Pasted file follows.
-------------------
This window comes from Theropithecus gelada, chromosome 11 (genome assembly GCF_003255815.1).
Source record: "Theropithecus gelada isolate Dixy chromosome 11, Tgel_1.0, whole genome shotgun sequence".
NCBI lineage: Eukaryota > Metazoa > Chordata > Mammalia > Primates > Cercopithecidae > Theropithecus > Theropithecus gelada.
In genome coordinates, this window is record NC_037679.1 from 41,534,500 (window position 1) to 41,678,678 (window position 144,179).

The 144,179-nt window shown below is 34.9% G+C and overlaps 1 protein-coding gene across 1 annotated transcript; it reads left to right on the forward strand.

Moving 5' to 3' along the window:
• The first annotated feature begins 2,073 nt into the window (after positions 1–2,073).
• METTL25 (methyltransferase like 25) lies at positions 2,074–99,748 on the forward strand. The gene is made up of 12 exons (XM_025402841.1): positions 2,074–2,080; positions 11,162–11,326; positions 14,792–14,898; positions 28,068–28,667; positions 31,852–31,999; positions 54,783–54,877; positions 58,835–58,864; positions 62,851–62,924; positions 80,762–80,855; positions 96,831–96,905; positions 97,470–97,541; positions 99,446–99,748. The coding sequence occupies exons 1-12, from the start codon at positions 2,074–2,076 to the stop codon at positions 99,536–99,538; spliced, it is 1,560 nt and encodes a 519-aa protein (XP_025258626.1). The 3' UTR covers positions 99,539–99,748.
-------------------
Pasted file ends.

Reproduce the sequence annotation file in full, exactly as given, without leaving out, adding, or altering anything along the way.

This window comes from Theropithecus gelada, chromosome 11 (genome assembly GCF_003255815.1).
Source record: "Theropithecus gelada isolate Dixy chromosome 11, Tgel_1.0, whole genome shotgun sequence".
NCBI lineage: Eukaryota > Metazoa > Chordata > Mammalia > Primates > Cercopithecidae > Theropithecus > Theropithecus gelada.
In genome coordinates, this window is record NC_037679.1 from 41,534,500 (window position 1) to 41,678,678 (window position 144,179).

The 144,179-nt window shown below is 34.9% G+C and overlaps 1 protein-coding gene across 1 annotated transcript; it reads left to right on the forward strand.

Moving 5' to 3' along the window:
• The first annotated feature begins 2,073 nt into the window (after positions 1–2,073).
• METTL25 (methyltransferase like 25) lies at positions 2,074–99,748 on the forward strand. The gene is made up of 12 exons (XM_025402841.1): positions 2,074–2,080; positions 11,162–11,326; positions 14,792–14,898; positions 28,068–28,667; positions 31,852–31,999; positions 54,783–54,877; positions 58,835–58,864; positions 62,851–62,924; positions 80,762–80,855; positions 96,831–96,905; positions 97,470–97,541; positions 99,446–99,748. The coding sequence occupies exons 1-12, from the start codon at positions 2,074–2,076 to the stop codon at positions 99,536–99,538; spliced, it is 1,560 nt and encodes a 519-aa protein (XP_025258626.1). The 3' UTR covers positions 99,539–99,748.